One of the biggest marketing winners of the Super Bowl was not one of the 50-plus advertisers paying for commercial time during the game. Rather, it was Rihanna’s beauty line Fenty Beauty and her lingerie brand Savage X Fenty that scored big on Sunday following the singer’s half-time show performance.
How Rihanna’s Fenty was Super Bowl 2023's big marketing winner
Rihanna’s performance, during which she cleverly showcased a Fenty compact mirror, debuted new styles for Savage and announced a pregnancy, was a stroke of marketing genius that potentially built more social buzz for the brands than any in-game advertiser. Many were tweeting about #FentyBowl well into Monday.
Fenty was talked about more than any other brand on social media, according to data released Monday from the social listening site Sprout Social. Fenty’s product placement resulted in 16,432 mentions for over 180,708 engagements and more than 321 million impressions, more than that of Tubi, the topmost advertiser mentioned, which saw 5,546 mentions and 21,094 engagements on Sunday, Sprout found.
Fenty’s mentions also tracked at 86% positive sentiment on Sunday, Sprout reported.
Such buzz was helped by social posts from the singer’s own brands. On TikTok, for example, Fenty Beauty was quick to post the compact-checking clip from Rihanna’s show with the caption, “Y’all wanted a special guest, right?”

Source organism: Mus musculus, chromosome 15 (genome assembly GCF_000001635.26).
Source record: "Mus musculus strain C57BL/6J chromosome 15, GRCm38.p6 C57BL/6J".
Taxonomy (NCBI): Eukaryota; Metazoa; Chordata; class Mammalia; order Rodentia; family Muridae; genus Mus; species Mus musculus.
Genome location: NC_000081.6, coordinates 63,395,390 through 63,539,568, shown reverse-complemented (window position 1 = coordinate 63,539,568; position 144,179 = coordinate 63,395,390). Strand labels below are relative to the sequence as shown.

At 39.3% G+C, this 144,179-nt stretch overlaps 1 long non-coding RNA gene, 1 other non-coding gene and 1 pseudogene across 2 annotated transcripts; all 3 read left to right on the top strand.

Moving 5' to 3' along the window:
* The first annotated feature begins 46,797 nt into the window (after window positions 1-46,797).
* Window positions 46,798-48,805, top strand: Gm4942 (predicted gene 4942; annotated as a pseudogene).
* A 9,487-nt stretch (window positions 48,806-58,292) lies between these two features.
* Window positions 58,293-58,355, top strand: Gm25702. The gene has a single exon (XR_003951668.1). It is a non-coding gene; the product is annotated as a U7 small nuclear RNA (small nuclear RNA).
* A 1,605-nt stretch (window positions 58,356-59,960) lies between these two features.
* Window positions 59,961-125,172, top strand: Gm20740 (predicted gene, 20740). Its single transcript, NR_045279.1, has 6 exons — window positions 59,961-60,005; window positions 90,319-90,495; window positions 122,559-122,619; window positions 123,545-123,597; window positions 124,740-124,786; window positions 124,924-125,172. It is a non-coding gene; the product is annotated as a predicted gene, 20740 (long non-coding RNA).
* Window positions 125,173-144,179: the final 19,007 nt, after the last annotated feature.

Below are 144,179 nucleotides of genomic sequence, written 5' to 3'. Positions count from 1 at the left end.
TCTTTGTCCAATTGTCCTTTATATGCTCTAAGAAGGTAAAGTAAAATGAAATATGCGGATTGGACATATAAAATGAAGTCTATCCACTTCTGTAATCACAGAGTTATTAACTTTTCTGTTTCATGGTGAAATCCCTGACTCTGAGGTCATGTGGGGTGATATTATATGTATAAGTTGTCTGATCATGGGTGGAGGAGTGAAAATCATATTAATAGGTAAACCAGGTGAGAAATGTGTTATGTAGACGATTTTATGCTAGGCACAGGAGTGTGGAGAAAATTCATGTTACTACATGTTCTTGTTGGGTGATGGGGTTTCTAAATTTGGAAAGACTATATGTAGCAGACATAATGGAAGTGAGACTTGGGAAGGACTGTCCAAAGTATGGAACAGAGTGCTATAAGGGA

Savage X Fenty also blasted its email subscribers early Monday morning, showcasing how consumers can shop the looks featured on Rihanna’s core dancers. “In case you missed it, Savage X Fenty brand visionary and CEO Rihanna just had the most iconic moment on the biggest football stage: The Apple Music Super Bowl LVII Halftime Show,” read the email, which included a link to products. “Don’t miss out on your chance to shop the dancer looks—see below for product details from BTS and halftime show.”
Cosmetic giants Sephora and Ulta Beauty, which both sell Fenty, also leveraged their social clout and email lists to promote Fenty’s new collection.
Though the National Football League is known for not paying its half-time show performers—it instead covers expenses and production costs—the league even gave the brand a boost on Twitter.
The halftime show was sponsored by Apple Music for the first time after the platform took over the rights from Pepsi in September 2022.